His blood sugar has been running 150-170 consistently unless he eats a bolus of protein or carbs in any amount at which point it might touch 200. Then it will plummet down lower then where it started...be there for a few hours in what I would call a good range of 100-130 then slowly climb back up over the course of a few hours. He does have dawn syndrome...like a clock it spikes at his waking time no matter what time he wakes. Generally it goes to 170, sometimes it stops 150ish but I can't find a reason why it differs.
     
  9. JanSz

    JanSz Gold

  10. Sue-UK

    Sue-UK New Member

    Hi Christina :)

    If he is wearing a continuous glucose monitor it may be worth testing a few things and seeing what works ..... One is the idea of eating a source of fibre first, so it could be a seasonable salad/veg starter followed by the protein, and then if any carbs are eaten, do that last with extra fat. (Check out Jessie Inchauspe on youtube)

    [​IMG]
    You could adapt the epi paleo using seasonal foods, but she tested using a continuous glucose monitor and the results are interesting.

    In her book she gives lots of tips but one of them that I've used is vinegar. A tablespoon of ACV in a large glass of water before meals reduces blood sugar spikes in the following meals. How it works is explained in another book but put simply, its an uncoupler ... it signals the mitochondria and repair and make more of themselves, i.e. "uncouple" and "waste" fuel as heat, which positively affects blood sugar control.

    You don't necessarily need to cut out fructose from seasonal fruit, the effects on blood sugar are different if the fruit (say seasonal local berries) are eaten at the end of the meal, particularly if they are eaten with a source of fat such as cream. Its the juicing, smoothies and eating it between meals or first that is the biggest problem. Seasonal berries for example also contain polyphenols, which apart from its nutritional compounds also trigger uncoupling, and the slow absorption through the liver does not have the same signalling effects as a hit of a juice or smoothie. Something else (from a different book!) is that dehydration can promote fructose production endogenously so not enough water and/or high salt can lead to fat accumulation, which can affect organs. (Its apparently how camels and desert animals store fat in their hump/tails etc, it provides water when used as fuel).

    Another thing worth considering is googling spirulina and diabetes. (and chlorella). Just one quick link is
    https://www.sciencedirect.com/science/article/pii/B9780128157763000334
     
    JanSz likes this.
  11. Christina marks

    Christina marks New Member

    Thanks! He really doesn't e
    Thanks! He really doesn't eat fiber or fruit of any kind. How do you take your ACV? I for thr life of me can't get it down, it just tastes so nasty lol
     
  12. Sue-UK

    Sue-UK New Member

    Getting the blue blocking lenses is a good start, but its also what his sleep is like and whether he is willing to change his eating pattern. The diet seems restricted and not seasonal, and eating in the evening will affect sleep and blood sugar control and the circadian rhythm of cellular repair at night. If the peanuts are salted he could be flipping the switch to store fat, which may accumulate in the liver, and getting some liver support isn't likely to overcome that. As he is already in a diabetic hole, working towards not eating for 4 hours before bedtime will give him a better chance of being able to enter the right stages of sleep at the right time, and give the liver time for housecleaning in line with the liver's circadian rhythm. So if he currently has a snack say 2 hours before bedtime, perhaps stretch it to 2 and a half hours and then 3 etc, aiming for no snacks after the last meal eaten 4 or more hours before bedtime. There's benefits from time restricted eating too, but its working towards that, rather than going all in and giving up because energy crashes etc.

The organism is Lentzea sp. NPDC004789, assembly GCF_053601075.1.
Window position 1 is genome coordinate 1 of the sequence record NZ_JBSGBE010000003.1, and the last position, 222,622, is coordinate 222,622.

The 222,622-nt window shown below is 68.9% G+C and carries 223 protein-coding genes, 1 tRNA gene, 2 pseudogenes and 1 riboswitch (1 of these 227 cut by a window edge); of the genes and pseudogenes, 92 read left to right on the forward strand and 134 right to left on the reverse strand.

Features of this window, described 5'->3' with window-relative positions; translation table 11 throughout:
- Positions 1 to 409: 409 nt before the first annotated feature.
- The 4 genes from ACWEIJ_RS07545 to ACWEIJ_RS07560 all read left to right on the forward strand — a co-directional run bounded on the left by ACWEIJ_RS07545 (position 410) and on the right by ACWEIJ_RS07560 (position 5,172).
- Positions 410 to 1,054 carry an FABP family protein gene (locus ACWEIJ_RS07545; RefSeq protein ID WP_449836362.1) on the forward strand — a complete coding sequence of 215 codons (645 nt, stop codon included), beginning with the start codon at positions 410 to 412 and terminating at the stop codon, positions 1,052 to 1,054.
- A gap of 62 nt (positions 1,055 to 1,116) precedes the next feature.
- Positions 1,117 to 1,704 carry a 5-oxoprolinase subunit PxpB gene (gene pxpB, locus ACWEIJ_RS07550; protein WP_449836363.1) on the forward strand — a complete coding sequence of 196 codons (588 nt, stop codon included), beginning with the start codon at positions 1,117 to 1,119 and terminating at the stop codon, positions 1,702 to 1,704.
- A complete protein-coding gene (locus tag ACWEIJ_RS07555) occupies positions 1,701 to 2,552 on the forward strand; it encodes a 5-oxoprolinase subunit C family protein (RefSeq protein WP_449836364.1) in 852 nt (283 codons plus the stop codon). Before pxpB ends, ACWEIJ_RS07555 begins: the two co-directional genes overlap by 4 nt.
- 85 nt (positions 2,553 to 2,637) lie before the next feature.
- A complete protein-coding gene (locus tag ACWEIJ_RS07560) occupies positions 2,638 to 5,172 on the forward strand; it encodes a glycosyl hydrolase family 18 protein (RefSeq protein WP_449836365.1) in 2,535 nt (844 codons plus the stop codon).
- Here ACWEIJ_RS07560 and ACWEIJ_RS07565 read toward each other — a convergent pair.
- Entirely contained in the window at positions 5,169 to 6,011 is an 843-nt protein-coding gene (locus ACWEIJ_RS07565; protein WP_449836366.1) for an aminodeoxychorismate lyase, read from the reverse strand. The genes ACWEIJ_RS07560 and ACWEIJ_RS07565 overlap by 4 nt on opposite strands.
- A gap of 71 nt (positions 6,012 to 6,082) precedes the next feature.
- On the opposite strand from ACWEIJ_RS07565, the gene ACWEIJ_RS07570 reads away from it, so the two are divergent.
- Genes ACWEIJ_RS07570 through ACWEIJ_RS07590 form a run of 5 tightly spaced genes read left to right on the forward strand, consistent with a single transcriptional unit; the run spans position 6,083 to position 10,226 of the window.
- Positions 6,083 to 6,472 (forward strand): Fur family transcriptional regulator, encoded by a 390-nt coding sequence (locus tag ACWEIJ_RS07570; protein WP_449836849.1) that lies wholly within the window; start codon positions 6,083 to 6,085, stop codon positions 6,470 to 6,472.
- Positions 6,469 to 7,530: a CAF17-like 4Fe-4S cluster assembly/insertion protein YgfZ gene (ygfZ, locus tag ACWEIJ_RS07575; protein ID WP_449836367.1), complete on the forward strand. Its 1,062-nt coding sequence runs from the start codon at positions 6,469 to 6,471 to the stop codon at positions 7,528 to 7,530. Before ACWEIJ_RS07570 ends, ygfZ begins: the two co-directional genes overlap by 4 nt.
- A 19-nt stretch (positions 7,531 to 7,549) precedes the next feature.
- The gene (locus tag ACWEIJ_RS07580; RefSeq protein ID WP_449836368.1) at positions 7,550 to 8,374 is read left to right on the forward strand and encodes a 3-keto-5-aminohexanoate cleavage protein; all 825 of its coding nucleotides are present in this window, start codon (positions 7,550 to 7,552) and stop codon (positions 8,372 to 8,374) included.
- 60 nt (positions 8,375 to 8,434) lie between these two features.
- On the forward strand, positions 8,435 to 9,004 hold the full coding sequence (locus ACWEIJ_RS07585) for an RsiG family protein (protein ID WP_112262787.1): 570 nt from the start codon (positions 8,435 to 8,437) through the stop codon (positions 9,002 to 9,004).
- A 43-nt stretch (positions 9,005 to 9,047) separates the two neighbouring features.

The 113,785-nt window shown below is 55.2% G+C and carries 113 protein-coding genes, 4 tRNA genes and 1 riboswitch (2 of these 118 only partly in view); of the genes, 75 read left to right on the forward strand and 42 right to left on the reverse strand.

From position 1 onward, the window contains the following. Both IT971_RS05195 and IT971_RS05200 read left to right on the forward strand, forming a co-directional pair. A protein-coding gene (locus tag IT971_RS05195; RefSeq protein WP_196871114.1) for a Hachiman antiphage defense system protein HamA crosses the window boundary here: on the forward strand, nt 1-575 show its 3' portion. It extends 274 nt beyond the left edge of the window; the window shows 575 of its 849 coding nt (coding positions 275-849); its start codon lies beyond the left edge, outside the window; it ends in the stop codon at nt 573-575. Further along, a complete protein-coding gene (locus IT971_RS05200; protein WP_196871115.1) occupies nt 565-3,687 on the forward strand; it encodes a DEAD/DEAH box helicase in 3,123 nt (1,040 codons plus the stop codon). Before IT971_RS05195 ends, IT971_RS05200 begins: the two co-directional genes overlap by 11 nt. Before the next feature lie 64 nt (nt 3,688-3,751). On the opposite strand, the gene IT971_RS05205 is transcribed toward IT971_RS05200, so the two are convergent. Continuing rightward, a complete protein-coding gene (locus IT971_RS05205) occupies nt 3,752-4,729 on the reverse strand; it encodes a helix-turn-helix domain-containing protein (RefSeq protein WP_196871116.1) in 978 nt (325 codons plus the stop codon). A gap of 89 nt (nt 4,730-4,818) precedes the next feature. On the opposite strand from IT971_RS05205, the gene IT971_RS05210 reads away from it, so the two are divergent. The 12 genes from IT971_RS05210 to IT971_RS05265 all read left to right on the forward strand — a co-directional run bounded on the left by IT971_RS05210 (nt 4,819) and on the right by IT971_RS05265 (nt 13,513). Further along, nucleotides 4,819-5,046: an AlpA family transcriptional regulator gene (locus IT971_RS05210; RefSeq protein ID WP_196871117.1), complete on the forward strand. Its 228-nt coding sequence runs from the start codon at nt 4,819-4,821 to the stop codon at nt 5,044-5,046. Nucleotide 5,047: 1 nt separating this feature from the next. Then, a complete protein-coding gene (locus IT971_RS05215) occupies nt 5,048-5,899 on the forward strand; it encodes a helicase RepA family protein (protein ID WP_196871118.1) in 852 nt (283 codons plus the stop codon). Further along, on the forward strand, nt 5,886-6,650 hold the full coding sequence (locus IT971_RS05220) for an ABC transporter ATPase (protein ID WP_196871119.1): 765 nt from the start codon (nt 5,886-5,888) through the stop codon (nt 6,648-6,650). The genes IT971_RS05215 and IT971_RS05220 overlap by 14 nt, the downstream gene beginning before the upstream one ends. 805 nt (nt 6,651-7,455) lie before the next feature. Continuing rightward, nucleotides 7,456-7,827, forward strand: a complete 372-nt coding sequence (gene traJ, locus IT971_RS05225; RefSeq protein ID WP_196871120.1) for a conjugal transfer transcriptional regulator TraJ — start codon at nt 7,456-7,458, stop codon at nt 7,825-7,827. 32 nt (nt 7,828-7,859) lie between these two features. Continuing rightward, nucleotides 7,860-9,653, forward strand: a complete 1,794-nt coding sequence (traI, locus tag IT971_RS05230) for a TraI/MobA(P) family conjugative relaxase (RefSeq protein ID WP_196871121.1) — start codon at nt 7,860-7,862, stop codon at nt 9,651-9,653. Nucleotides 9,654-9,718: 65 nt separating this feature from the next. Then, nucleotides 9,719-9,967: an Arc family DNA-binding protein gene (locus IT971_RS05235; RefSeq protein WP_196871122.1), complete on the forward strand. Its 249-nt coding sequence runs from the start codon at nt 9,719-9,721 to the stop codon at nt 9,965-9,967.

Eating some fibre (like seasonal plants and fruits, or microalgae like spirulina and chlorella) will also feed the microbiome, which in turn will provide nutrients, some free fatty acids, and signalling molecules, which in turn may reduce appetite for large amounts of protein. There is also a link of high red meat intake to uric acid - not necessarily to gout producing levels, but this paper refers to it being a risk factor to diabetes. https://www.ncbi.nlm.nih.gov/pmc/articles/PMC3131180/.

    I've also read of a possible link between sleep apnoea and the low blood oxygen levels causing increased uric acid levels, so even if its not full blown sleep apnoea, that's another possible link. (My husband stopping snacks and eating earlier led to a dramatic improvement in his snoring!) Peanuts are higher in purines than other nuts so more uric acid ... Seafood contains purines too, but comes with anti inflammatory compounds such as DHA, and is a major component of the epi paleo diet. As a legume, peanuts are not on the plan and eating them at night is deffo not ideal.

    https://www.mdpi.com/2072-6643/13/2/563/htm is about microalgae such as spirulina and chlorella and metabolic syndrome and related conditions. I've also read papers about it being protective against diabetic complications such as eye problems, so it could be worth thinking about while he is working on the light water magnetism angles. They are grown as food crops, which as well as a powder can be bought as tiny tablets which can be swallowed whole with water, which might be helpful for a picky eater. :)

    With the ACV question, I just put it in a large glass of water before a meal and just chug it down, but you can use it in a dressing with olive oil. Other vinegars are possible to use. Balsamic or other fruit vinegars will contain sugars, (although also polyphenols) which for diabetes might not be a first choice to start with in a drink on an empty stomach, but Balsamic mixed with olive oil and drizzled over a salad could be one of the benefits of the Mediterranean diet, (other cultures using different condiments and side dishes that provide vinegar, all sources of acetic acid).
    ,
     
    Warren Canavan likes this.